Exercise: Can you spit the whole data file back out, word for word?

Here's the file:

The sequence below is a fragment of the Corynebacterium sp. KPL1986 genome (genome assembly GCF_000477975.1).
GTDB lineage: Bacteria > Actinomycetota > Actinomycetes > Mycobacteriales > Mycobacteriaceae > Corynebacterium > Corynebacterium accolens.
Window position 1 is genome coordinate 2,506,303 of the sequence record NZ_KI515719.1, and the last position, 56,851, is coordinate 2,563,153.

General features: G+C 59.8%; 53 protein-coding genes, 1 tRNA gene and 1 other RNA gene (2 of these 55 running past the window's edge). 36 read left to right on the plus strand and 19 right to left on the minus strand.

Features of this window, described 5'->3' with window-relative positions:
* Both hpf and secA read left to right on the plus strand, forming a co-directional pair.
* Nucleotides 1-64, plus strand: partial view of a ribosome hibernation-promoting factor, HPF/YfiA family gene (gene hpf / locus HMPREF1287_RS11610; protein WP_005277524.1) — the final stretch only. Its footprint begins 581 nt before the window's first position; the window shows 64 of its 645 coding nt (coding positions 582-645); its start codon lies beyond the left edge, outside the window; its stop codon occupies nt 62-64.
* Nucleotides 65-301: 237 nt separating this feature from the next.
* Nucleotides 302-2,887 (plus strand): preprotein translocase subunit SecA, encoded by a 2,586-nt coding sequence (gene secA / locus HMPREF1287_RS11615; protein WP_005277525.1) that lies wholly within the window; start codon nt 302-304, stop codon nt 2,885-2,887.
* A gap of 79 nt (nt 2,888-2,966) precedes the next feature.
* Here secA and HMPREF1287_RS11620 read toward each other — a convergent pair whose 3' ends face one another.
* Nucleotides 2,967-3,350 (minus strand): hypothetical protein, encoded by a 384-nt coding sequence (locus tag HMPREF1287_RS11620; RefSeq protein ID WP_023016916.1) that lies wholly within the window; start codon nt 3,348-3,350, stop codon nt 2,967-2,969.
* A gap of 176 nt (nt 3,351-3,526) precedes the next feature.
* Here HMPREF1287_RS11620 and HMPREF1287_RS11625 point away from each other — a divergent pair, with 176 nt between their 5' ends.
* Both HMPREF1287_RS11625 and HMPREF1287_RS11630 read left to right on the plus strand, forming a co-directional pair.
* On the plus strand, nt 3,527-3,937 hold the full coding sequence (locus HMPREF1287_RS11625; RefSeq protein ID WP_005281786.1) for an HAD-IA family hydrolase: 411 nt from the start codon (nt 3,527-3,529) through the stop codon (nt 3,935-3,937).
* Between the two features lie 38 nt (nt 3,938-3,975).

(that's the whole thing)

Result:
The sequence below is a fragment of the Corynebacterium sp. KPL1986 genome (genome assembly GCF_000477975.1).
GTDB lineage: Bacteria > Actinomycetota > Actinomycetes > Mycobacteriales > Mycobacteriaceae > Corynebacterium > Corynebacterium accolens.
Window position 1 is genome coordinate 2,506,303 of the sequence record NZ_KI515719.1, and the last position, 56,851, is coordinate 2,563,153.

General features: G+C 59.8%; 53 protein-coding genes, 1 tRNA gene and 1 other RNA gene (2 of these 55 running past the window's edge). 36 read left to right on the plus strand and 19 right to left on the minus strand.

Features of this window, described 5'->3' with window-relative positions:
* Both hpf and secA read left to right on the plus strand, forming a co-directional pair.
* Nucleotides 1-64, plus strand: partial view of a ribosome hibernation-promoting factor, HPF/YfiA family gene (gene hpf / locus HMPREF1287_RS11610; protein WP_005277524.1) — the final stretch only. Its footprint begins 581 nt before the window's first position; the window shows 64 of its 645 coding nt (coding positions 582-645); its start codon lies beyond the left edge, outside the window; its stop codon occupies nt 62-64.
* Nucleotides 65-301: 237 nt separating this feature from the next.
* Nucleotides 302-2,887 (plus strand): preprotein translocase subunit SecA, encoded by a 2,586-nt coding sequence (gene secA / locus HMPREF1287_RS11615; protein WP_005277525.1) that lies wholly within the window; start codon nt 302-304, stop codon nt 2,885-2,887.
* A gap of 79 nt (nt 2,888-2,966) precedes the next feature.
* Here secA and HMPREF1287_RS11620 read toward each other — a convergent pair whose 3' ends face one another.
* Nucleotides 2,967-3,350 (minus strand): hypothetical protein, encoded by a 384-nt coding sequence (locus tag HMPREF1287_RS11620; RefSeq protein ID WP_023016916.1) that lies wholly within the window; start codon nt 3,348-3,350, stop codon nt 2,967-2,969.
* A gap of 176 nt (nt 3,351-3,526) precedes the next feature.
* Here HMPREF1287_RS11620 and HMPREF1287_RS11625 point away from each other — a divergent pair, with 176 nt between their 5' ends.
* Both HMPREF1287_RS11625 and HMPREF1287_RS11630 read left to right on the plus strand, forming a co-directional pair.
* On the plus strand, nt 3,527-3,937 hold the full coding sequence (locus HMPREF1287_RS11625; RefSeq protein ID WP_005281786.1) for an HAD-IA family hydrolase: 411 nt from the start codon (nt 3,527-3,529) through the stop codon (nt 3,935-3,937).
* Between the two features lie 38 nt (nt 3,938-3,975).